Predicting symptomatic infants

In ongoing pregnancies where fetal infection has been confirmed on amniotic fluid, ultrasound surveillance is recommended for evolving features of CMV-related fetal damage, including the development of intra-uterine growth restriction, and oligo- or polyhydramnios. System specific features include the presence of echogenic bowel, intra-hepatic calcifications (intra-hepatic echodensities with brightness equivalent to bone and with posterior acoustic shadowing [35]), pleural effusions, ascites or generalised hydrops. The optimal frequency of ultrasound surveillance is unknown, but ultrasound examinations are generally performed every 2-4 weeks following confirmation of fetal infection.

Optimal evaluation of the central nervous system (CNS) with ultrasound involves targeted, serial ultrasound examination, often employing the transvaginal, approach to optimise CNS views. CNS findings associated with congenital CMV include ventriculomegaly, the presence of intra-ventricular adhesions, periventricular calcifications and cysts, cortical or cerebellar abnormalities and the presence of haemorrhage. Many studies have reported that ultrasound identifies only a minority of fetuses who will subsequently be found to be symptomatic at birth [36], but Farkas et al have recently reported in a small study that congenitally infected children with normal imaging showed no difference in cognitive, language or motor development when compared to gestation-matched controls at a median follow up of 34 months [37]. This small study suggests that, to optimise sensitivity, follow up examinations of congenitally-infected fetuses should be performed by those with expertise in obstetric neurosonography.

The role of fetal MRI is evolving in the evaluation of developmental or acquired brain lesions, with MRI providing superior assessment of the cerebral cortex and white matter. Among fetuses with confirmed CMV infection, the use of MRI in addition to ultrasound improves the positive predictive value for brain lesions confirmed on postnatal examination from 71% with ultrasound alone to 89% [37]. The sensitivity of fetal MRI increases with advancing gestation, although the upper gestational limit may be influenced by pragmatic considerations such as availability of in utero treatment and access to late termination of pregnancy in the event that significant abnormalities are confirmed.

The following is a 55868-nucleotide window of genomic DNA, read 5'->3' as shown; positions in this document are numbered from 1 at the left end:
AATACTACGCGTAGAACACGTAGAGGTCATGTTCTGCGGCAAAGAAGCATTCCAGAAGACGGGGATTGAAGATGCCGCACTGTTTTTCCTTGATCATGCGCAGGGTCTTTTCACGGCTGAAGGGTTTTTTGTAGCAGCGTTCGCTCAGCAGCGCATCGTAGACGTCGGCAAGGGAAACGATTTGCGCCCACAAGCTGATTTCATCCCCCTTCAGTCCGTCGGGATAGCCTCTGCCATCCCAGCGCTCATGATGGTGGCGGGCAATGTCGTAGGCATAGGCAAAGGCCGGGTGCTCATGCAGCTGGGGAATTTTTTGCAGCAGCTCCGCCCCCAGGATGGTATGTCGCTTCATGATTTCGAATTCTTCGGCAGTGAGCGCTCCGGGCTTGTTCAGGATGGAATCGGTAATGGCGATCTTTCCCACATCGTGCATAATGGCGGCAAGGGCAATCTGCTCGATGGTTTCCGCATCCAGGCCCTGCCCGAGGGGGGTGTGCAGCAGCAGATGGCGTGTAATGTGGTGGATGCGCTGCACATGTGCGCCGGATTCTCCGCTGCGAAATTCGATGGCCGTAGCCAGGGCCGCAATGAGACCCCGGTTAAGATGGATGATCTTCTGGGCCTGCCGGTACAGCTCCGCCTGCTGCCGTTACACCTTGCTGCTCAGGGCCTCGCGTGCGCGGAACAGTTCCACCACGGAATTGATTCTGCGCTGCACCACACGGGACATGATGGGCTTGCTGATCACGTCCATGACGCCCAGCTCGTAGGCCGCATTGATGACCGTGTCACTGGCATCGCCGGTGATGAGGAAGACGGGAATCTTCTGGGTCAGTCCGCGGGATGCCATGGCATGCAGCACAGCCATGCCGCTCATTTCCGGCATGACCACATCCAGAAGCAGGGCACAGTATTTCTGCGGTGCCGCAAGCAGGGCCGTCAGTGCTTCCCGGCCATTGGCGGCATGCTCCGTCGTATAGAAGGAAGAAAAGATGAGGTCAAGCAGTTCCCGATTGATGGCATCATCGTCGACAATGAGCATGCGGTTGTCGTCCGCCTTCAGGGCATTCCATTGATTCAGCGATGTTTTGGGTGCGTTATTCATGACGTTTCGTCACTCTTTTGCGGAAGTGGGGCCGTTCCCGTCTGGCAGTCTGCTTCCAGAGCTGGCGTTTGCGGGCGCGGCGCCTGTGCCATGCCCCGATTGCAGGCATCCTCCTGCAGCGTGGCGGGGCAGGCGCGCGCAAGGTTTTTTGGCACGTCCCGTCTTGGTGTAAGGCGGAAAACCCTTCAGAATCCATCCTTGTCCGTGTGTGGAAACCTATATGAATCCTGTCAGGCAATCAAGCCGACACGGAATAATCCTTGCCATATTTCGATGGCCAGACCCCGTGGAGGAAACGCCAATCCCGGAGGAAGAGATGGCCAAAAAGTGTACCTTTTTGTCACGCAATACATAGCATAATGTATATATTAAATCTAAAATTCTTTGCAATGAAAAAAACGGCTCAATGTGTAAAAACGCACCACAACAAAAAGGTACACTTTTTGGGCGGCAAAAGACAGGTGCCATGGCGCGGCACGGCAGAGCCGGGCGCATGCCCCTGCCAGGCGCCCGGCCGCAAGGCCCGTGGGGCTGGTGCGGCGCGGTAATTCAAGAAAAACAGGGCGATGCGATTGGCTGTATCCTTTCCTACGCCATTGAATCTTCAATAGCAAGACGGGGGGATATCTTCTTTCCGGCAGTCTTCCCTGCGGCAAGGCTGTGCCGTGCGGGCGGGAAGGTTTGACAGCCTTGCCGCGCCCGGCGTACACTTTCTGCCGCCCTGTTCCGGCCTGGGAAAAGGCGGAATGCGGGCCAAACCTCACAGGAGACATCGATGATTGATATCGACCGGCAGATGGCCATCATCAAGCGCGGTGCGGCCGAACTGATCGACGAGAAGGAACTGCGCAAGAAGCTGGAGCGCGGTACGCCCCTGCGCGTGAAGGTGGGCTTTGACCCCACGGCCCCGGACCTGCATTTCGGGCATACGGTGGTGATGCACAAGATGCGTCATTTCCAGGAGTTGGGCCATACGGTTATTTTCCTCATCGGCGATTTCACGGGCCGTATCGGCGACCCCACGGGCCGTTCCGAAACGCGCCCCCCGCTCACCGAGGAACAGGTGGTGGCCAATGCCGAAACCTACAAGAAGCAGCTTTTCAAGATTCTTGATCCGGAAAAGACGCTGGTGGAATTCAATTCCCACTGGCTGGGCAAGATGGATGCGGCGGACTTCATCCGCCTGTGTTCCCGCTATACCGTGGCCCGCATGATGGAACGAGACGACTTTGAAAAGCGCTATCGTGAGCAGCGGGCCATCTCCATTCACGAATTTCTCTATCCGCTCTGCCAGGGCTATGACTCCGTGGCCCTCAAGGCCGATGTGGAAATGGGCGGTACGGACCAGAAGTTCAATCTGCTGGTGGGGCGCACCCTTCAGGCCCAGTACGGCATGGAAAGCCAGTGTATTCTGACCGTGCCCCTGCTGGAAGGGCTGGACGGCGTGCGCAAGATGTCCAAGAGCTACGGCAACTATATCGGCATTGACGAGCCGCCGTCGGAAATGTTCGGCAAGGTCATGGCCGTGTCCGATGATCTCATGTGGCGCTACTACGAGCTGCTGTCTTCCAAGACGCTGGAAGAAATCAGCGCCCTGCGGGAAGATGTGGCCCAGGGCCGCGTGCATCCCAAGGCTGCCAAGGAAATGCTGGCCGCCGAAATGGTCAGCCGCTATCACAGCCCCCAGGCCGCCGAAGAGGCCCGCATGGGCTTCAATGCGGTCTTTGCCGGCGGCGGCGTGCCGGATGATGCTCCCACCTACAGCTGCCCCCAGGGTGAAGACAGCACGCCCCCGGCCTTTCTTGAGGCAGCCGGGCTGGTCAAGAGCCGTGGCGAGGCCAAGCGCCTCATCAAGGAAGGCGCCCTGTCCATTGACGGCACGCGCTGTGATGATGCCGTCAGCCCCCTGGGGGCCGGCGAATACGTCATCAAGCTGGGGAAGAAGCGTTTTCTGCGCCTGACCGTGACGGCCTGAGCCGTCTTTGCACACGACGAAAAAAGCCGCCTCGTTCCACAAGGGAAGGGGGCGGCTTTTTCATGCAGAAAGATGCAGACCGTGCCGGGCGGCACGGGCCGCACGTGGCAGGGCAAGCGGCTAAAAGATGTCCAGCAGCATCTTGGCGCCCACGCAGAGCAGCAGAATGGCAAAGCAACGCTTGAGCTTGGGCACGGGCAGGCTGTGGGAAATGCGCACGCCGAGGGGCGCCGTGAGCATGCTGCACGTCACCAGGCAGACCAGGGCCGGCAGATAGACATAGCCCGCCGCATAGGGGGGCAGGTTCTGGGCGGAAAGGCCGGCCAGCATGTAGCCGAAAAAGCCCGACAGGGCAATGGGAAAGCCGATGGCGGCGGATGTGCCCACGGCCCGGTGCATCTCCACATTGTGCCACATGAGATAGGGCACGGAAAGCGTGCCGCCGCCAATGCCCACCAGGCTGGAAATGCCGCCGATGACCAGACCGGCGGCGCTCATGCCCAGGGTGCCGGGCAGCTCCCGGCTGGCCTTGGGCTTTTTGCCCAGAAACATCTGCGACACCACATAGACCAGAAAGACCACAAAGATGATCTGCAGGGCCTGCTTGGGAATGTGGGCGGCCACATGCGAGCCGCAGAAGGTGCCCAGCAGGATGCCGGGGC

Where significant CNS changes are observed on ultrasound (ventriculomegaly, microcephaly, cerebellar hypoplasia), it is highly likely that these will be associated with significant sequelae. Benoist et al has reported that a ‘symptomatic ultrasound’ was associated with an 85-90% risk of brain abnormalities being confirmed at post mortem (following termination of pregnancy) or postnatal ultrasound examination [38]. Recent studies suggest that the combination of expert neurosonography and MRI improves the detection of CNS abnormalities among CMV-infected fetuses, and that normal examinations provide some reassurance [39, 40]. Nevertheless, not all sequelae are detectable with antenatal imaging, the most obvious being sensorineural hearing loss, and the limitations of imaging in predicting outcome need to be addressed during counselling.

Can in utero treatment reduce the risk of sequelae among infected infants?

In the past, the only effective means of preventing disability due to congenital CMV was to offer termination of pregnancy upon the antenatal diagnosis of definite or possible sequelae. The difficulties of this approach are compounded by the fact that by the time consequences of infection have become apparent on imaging, access to termination of pregnancy may be uncertain, with varying legislation on acceptable indications for, and upper gestational limit of, termination of pregnancy. Alternate management of the affected fetus includes in utero therapy with CMV HIG or antivirals, with recent studies reporting encouraging results [18, 41].